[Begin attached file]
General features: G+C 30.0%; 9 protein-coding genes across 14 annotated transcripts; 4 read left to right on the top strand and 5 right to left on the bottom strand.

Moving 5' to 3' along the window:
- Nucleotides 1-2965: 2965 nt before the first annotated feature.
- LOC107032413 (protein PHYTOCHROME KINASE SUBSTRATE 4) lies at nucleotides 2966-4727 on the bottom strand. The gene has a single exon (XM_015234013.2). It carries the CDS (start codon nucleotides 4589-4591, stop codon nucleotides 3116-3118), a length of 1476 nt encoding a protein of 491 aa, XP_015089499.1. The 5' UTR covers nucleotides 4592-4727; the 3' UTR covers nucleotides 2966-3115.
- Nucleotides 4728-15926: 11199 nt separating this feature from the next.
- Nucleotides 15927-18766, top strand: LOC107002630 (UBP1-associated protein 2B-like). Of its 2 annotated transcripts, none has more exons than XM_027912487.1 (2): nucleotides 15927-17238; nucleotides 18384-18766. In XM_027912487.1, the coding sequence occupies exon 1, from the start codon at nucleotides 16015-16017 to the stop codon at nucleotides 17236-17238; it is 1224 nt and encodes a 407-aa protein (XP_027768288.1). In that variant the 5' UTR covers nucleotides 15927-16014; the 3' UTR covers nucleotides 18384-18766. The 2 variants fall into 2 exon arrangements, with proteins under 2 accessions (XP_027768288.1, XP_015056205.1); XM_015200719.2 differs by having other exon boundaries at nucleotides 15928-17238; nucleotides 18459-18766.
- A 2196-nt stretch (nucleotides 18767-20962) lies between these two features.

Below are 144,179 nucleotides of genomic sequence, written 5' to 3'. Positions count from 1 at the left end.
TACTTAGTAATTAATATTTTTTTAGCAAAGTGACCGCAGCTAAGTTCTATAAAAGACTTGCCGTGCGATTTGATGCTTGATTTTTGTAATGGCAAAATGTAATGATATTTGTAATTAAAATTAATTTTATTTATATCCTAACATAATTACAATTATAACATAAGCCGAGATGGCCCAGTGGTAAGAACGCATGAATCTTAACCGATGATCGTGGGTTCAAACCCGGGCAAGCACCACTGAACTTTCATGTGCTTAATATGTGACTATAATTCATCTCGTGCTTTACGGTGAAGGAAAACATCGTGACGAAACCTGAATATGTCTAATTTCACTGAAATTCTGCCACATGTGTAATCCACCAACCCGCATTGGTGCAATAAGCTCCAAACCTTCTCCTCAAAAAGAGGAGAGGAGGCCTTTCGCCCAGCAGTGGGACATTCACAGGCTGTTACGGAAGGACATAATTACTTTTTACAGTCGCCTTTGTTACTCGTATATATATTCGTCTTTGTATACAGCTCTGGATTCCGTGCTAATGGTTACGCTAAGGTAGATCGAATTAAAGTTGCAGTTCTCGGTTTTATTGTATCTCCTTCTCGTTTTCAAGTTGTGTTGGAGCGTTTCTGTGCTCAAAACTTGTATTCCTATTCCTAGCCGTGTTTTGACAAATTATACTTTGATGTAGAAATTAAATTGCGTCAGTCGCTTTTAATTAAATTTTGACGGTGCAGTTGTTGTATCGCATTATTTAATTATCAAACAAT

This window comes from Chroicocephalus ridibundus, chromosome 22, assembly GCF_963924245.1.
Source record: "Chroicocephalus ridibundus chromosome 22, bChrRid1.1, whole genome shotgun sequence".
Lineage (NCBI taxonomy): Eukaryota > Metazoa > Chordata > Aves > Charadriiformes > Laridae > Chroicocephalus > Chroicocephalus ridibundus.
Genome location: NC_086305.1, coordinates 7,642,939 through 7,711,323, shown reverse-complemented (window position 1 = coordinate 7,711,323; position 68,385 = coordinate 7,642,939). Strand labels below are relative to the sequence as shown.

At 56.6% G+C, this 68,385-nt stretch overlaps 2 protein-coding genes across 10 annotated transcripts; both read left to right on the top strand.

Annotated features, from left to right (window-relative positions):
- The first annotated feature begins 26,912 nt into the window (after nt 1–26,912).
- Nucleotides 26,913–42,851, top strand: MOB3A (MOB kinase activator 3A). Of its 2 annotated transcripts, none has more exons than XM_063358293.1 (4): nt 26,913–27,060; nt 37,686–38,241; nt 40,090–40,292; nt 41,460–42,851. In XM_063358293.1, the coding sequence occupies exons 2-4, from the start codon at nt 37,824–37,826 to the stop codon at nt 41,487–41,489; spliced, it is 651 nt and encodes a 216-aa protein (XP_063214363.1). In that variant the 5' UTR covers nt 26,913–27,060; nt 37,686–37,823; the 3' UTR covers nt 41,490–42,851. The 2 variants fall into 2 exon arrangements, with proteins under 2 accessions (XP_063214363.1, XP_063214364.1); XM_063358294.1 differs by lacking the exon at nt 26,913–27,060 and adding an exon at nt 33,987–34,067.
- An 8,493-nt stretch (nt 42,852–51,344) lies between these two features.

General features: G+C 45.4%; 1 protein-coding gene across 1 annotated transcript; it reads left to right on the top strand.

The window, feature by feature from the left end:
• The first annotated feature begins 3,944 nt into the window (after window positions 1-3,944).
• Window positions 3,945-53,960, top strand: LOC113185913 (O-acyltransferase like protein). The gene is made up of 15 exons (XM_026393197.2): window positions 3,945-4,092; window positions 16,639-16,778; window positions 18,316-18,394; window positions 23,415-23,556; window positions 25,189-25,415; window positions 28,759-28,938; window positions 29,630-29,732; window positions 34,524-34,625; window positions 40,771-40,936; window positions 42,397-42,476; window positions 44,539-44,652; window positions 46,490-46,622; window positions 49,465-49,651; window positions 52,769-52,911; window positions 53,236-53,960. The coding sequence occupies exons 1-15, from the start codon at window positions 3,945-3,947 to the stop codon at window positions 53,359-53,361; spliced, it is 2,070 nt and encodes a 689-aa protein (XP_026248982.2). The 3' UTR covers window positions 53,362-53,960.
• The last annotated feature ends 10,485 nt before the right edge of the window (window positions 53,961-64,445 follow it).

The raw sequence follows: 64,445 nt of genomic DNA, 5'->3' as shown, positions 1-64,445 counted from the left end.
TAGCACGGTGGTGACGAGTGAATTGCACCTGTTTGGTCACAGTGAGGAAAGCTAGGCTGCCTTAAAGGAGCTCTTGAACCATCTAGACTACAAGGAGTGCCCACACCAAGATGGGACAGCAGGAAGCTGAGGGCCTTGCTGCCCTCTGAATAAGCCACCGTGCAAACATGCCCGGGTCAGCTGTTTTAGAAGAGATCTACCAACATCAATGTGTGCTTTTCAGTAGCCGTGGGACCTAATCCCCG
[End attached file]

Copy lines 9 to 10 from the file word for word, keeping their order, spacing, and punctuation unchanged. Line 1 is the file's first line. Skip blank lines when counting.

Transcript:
TACTTAGTAATTAATATTTTTTTAGCAAAGTGACCGCAGCTAAGTTCTATAAAAGACTTGCCGTGCGATTTGATGCTTGATTTTTGTAATGGCAAAATGTAATGATATTTGTAATTAAAATTAATTTTATTTATATCCTAACATAATTACAATTATAACATAAGCCGAGATGGCCCAGTGGTAAGAACGCATGAATCTTAACCGATGATCGTGGGTTCAAACCCGGGCAAGCACCACTGAACTTTCATGTGCTTAATATGTGACTATAATTCATCTCGTGCTTTACGGTGAAGGAAAACATCGTGACGAAACCTGAATATGTCTAATTTCACTGAAATTCTGCCACATGTGTAATCCACCAACCCGCATTGGTGCAATAAGCTCCAAACCTTCTCCTCAAAAAGAGGAGAGGAGGCCTTTCGCCCAGCAGTGGGACATTCACAGGCTGTTACGGAAGGACATAATTACTTTTTACAGTCGCCTTTGTTACTCGTATATATATTCGTCTTTGTATACAGCTCTGGATTCCGTGCTAATGGTTACGCTAAGGTAGATCGAATTAAAGTTGCAGTTCTCGGTTTTATTGTATCTCCTTCTCGTTTTCAAGTTGTGTTGGAGCGTTTCTGTGCTCAAAACTTGTATTCCTATTCCTAGCCGTGTTTTGACAAATTATACTTTGATGTAGAAATTAAATTGCGTCAGTCGCTTTTAATTAAATTTTGACGGTGCAGTTGTTGTATCGCATTATTTAATTATCAAACAAT

This window comes from Chroicocephalus ridibundus, chromosome 22, assembly GCF_963924245.1.